Tuesday, November 5, 2013

INQRI Study Shows Retail Clinics are Convenient, Cost-Effective, Provide Quality Care

A new INQRI-funded study shows that retail clinics can reduce costs when Nurse Practioners (NPs) are allowed to practice independently, potentially by nearly $472 million or more in 2015.

Retail clinics are an increasingly popular option for people who need diagnosis and treatment for common, non-life-threatening conditions. NPs are the primary care providers in these clinics, which are located in a range of settings, including pharmacies, grocery stores and “big box” stores. First established in 2000, there are now more than 1,200 retail clinics nationwide.

The research team for the study was led by Joanne Spetz, professor at the Institute for Health Policy Studies and associate director for Research Strategy at the Center for the Health Professions at the University of California, San Francisco, and Stephen Parente, director of the Medical Industry Leadership Institute at the Carlson School of Business, University of Minnesota. The team compared claims data over a two-week period for 9,503 patients who visited retail and non-retail clinics from 2004 to 2007. Researchers compared costs in states that require NPs to be supervised by or collaborate with physicians, states that allow NPs to practice independently but not prescribe, and states in which NPs are allowed to practice and prescribe independently. The study is in the November issue of Health Affairs.

The researchers found that insurance claims over a two-week period were lower following retail clinic patient visits than after visits to other settings, such as doctor’s offices and emergency departments, for the same conditions. Insurance expenditures for retail patient visits were even lower in states that allow NPs to practice independently. Payments for prescriptions were slightly higher in states where NPs are allowed to prescribe, but that increase in cost was mitigated by the lower cost of an NP practicing independently.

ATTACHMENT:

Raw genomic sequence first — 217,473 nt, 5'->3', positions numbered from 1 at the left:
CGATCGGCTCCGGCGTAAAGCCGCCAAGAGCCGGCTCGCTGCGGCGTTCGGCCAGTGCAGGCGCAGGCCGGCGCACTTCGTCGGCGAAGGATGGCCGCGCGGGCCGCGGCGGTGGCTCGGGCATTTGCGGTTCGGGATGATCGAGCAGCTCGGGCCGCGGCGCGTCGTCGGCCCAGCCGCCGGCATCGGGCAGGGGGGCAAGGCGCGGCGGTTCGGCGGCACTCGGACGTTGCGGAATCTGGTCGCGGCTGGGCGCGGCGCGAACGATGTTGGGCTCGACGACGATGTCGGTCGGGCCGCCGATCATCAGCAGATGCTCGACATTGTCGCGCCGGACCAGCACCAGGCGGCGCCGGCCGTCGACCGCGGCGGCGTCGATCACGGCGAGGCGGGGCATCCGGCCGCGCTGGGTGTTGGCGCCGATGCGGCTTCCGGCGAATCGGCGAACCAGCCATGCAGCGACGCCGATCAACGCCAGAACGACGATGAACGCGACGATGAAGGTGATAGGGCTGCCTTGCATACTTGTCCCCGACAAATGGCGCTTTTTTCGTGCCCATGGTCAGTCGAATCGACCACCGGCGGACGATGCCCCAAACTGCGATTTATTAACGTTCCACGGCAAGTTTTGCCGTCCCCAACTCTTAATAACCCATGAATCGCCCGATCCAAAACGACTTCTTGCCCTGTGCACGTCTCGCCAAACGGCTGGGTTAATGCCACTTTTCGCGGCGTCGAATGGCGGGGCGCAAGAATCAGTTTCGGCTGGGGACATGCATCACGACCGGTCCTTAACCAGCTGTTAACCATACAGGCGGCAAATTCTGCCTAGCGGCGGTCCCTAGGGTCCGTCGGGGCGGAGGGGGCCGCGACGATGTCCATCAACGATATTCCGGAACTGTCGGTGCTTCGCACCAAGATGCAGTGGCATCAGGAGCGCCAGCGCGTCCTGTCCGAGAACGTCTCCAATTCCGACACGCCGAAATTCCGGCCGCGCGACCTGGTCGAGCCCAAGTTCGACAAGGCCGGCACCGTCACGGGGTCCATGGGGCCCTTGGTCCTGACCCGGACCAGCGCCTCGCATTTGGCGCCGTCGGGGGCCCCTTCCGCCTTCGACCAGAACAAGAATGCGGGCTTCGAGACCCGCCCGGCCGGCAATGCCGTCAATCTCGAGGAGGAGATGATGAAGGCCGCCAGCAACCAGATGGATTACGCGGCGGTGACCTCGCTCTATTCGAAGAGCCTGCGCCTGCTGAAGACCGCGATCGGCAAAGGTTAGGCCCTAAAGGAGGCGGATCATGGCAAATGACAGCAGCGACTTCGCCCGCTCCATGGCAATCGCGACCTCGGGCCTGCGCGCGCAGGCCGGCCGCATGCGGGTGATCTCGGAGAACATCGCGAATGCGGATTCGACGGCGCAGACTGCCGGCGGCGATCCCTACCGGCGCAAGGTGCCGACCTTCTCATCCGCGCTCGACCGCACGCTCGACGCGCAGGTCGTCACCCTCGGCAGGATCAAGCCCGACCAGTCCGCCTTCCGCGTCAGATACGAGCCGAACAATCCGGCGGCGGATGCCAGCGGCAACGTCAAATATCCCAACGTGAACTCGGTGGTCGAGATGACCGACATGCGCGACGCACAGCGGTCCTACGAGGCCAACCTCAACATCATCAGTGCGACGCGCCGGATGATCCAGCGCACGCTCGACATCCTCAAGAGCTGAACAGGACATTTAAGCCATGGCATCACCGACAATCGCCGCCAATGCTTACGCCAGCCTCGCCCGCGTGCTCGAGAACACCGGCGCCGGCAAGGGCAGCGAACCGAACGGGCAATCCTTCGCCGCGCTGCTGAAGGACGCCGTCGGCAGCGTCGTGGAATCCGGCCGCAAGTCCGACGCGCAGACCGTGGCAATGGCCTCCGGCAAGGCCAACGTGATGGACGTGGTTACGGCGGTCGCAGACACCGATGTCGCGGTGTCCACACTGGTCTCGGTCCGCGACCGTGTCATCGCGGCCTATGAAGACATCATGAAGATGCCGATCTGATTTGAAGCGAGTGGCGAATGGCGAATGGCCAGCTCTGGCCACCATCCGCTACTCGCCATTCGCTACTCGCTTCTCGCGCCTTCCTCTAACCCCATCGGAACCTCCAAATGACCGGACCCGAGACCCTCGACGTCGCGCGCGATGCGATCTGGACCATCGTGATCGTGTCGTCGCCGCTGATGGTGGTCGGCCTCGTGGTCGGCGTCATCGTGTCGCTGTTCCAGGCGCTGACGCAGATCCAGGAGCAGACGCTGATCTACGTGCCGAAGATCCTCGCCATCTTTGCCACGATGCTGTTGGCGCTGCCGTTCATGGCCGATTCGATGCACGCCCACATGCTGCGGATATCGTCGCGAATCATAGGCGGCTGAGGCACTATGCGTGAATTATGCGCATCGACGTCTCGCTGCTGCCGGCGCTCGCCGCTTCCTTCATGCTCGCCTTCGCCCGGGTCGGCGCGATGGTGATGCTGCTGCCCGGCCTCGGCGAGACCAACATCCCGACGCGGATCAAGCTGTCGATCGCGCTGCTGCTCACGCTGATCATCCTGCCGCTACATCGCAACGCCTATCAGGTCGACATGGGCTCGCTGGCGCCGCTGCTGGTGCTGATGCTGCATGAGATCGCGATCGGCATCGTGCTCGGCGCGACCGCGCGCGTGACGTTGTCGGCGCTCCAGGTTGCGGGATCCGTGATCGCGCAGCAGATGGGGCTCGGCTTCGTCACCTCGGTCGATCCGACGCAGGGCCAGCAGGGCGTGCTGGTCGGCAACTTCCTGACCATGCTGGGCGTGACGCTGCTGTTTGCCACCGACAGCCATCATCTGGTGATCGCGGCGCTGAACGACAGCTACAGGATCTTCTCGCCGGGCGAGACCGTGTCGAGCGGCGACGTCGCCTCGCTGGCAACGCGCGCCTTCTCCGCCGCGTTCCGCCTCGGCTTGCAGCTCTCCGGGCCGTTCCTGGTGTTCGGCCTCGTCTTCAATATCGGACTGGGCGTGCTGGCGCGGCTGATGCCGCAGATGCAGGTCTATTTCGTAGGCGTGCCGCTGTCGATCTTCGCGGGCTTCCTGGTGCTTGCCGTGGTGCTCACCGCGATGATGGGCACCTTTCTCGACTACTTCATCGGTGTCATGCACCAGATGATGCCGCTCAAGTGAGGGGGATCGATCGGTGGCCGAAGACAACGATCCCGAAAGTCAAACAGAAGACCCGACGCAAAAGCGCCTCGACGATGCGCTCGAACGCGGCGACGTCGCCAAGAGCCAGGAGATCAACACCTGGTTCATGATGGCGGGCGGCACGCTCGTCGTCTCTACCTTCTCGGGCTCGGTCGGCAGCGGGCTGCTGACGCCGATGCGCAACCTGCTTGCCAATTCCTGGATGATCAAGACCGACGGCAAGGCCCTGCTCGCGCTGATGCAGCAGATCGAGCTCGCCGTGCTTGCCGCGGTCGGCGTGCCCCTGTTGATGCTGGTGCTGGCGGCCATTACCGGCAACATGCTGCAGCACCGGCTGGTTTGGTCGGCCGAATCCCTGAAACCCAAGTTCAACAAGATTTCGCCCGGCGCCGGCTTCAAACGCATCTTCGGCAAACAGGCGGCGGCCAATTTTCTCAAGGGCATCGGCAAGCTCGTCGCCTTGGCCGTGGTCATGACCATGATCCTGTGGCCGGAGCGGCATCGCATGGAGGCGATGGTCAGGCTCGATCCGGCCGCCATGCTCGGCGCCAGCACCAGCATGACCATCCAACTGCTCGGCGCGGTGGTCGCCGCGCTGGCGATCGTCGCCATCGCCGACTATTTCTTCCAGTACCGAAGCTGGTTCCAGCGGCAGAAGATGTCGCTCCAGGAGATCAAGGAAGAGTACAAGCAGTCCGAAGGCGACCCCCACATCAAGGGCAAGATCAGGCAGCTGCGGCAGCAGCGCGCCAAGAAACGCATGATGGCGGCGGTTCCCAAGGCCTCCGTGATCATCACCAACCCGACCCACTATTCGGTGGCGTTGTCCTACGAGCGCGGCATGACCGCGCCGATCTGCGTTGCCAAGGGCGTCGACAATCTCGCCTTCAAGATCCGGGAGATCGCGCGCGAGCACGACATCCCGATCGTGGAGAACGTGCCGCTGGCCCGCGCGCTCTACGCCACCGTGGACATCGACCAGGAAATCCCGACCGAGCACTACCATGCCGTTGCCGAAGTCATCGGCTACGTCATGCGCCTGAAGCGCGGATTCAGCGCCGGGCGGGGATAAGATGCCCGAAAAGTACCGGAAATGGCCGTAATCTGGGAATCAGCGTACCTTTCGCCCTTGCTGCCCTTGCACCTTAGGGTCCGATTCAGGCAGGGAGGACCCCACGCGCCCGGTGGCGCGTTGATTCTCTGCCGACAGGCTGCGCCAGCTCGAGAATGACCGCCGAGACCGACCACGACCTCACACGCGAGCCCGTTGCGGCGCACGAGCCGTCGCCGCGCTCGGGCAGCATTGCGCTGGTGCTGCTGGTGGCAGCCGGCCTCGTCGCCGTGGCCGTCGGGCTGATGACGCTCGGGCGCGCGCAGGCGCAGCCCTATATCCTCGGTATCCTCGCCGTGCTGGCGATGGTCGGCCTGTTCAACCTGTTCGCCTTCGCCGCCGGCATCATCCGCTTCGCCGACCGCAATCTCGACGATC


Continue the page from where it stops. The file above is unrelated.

Adjusted to 2013 dollars, the average two-week cost for non-retail clinic visits was $704, for retail clinic visits in states with no NP independence it was $543, and for retail clinic visits in states where NPs have independence in practice, it was $484. The average cost for retail clinic visits in states where NPs had independence in practice and prescribing was $509.

Retail clinics are projected to account for about 10 percent of outpatient primary care visits by 2015. The study’s authors projected that the cost savings realized from using retail clinics at that level would be $2.2 million. The savings would be increased by $810 million if all states allowed NPs to practice independently and by $472 million if NPs were allowed to practice and prescribe independently.

Read the study.

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